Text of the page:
I’ve been following the Chick-fil-A controversy this week, and wondering what I wanted to write about it. I feel as if I can’t determine what my real ‘story” is in relation to it.Most of what we see out there is a mixture of righteous indignation which is completely deserved, and bullying, which I’m not so sure about. That’s where I’ll get myself into trouble, so pretend I didn’t just say that last part.
But then a post to a friend’s Facebook brought a new angle on this for me. The linked article claims that the media made up the whole controversy, because Cathy, the CEO of Chick-fil-A never condemned gay marriage. Interesting to be sure! The media totally manufactured this controversy? Truly, Cathy didn’t say, quote-unquote, “I condemn gay marriage.” But he did say, quote- unquote, “We support traditional marriage,” and traditional marriage is one man and one woman. Is condemn too strong a word? I suppose if you are Chick-fil-A and trying to do any amount of damage control that you can, you might nitpick over the words. But it has been clear for some time that anti- marriage equality groups have drawn a line in the sand, and if you can find one person who both supports one man and one woman and supports same-sex marriage, then I’ll stop blogging all together.
But that isn’t what I really want to write about today. I want to think about the distinction between a religious person and a religiously run business. Seems to me people, or I should say individuals are all entitled to their own opinions and are free to make choices about their actions based on whatever belief system they choose. That is paramount within the First Amendment. And, I have, against much criticism, believed that a business should not be held hostage based upon the business owner’s personal beliefs. For example. If there is a cupcake bakery owned by two gay men, it would be horrific if people said, “don’t shop there, because the owners are gay. We would call that discrimination. And if the gay men treated all the customers fairly and with respect, we would see them as good. Similarly if a business was run by a very conservative Christian, and we told people not to shop there because of the person’s personal beliefs, it would be discrimination. And as log as the shop treated everyone fairly, there really could be no complaint.
But in the case of Chick-fil-A, we don’t have a business and an owner with his personal beliefs. We have a CEO who claims that the business is run, based on Biblical teachings, and that changes everything. That means the there is no separation between one’s prsona beliefs and how the business functions.
Now, it is in some ways, I’m fine with a business run based on Biblical teachings. Just as it is fine that a business is run based on some financial theory or ideas.People can either support the business or not support it. For example, I don’t by BP gasoline because I don’t like their business practices. But what does it really mean for the business to follow Biblical teachings: how does that play out in practical terms? For me that is the big question, and when a CEO is willing to clarify so concretely that stance as being one that excludes ful civil rights for all, what is the appropriate response?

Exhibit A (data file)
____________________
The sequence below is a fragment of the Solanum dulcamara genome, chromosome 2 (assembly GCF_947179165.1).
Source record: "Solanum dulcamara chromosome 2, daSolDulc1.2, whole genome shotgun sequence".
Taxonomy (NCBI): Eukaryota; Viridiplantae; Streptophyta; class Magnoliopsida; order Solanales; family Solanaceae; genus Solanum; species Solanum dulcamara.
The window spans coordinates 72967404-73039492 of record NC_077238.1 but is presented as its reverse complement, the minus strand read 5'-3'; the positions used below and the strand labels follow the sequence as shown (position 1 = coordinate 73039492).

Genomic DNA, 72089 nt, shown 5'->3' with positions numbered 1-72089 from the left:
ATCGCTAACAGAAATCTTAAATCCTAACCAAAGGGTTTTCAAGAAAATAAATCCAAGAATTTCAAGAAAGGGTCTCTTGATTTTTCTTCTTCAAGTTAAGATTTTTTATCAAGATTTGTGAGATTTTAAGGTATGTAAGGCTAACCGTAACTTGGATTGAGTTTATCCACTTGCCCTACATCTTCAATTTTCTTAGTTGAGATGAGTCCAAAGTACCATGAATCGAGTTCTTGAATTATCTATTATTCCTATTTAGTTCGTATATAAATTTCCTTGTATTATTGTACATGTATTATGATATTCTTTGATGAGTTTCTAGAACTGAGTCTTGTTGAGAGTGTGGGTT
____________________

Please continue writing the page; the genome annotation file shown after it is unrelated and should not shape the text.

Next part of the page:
In so many ways anyone can use the Bible to support any idea or position. The Bible was used to both support slavery and racism, and to support abolishing slavery and ending racist actions. Some see it it, a Peace-loving anti-war manifesto, while others use it to justify war and killing. Still it isn’t the positions in and of themselves which becomes the big deal, but rather if the support for them is rooted and justified entirely based on Biblical teachings,. In this case they are against same-sex marriage (or as Mr. Cathy would put it) for Traditional Marriage. No civil rationale can be found to deny gay and lesbians the right to civil marriage. The only rationale that exists, is a very few Biblical passages. In a Democracy that protects both Freedom of Religion and FReedom from Religion, this use of the Bible is problematic.
Look at your Holy Book, and you will find lots of stories about God’s chosen going to war, overpowering and then, taking as slaves the defeated people. Imagine a business that decided this Biblical teaching was a reasonable way to get cheap labor. OK, that may be pushing it, but I think my point is clear.
Possibly the most troubling part for me in terms of Mr Cathy and his Biblical teachings business practices, is the hypocrisy of it. The Bible also prohibits eating pork and yet he serves pork in his restaurants. Why is that? How is it that we get to pick and choose among Biblical teachings?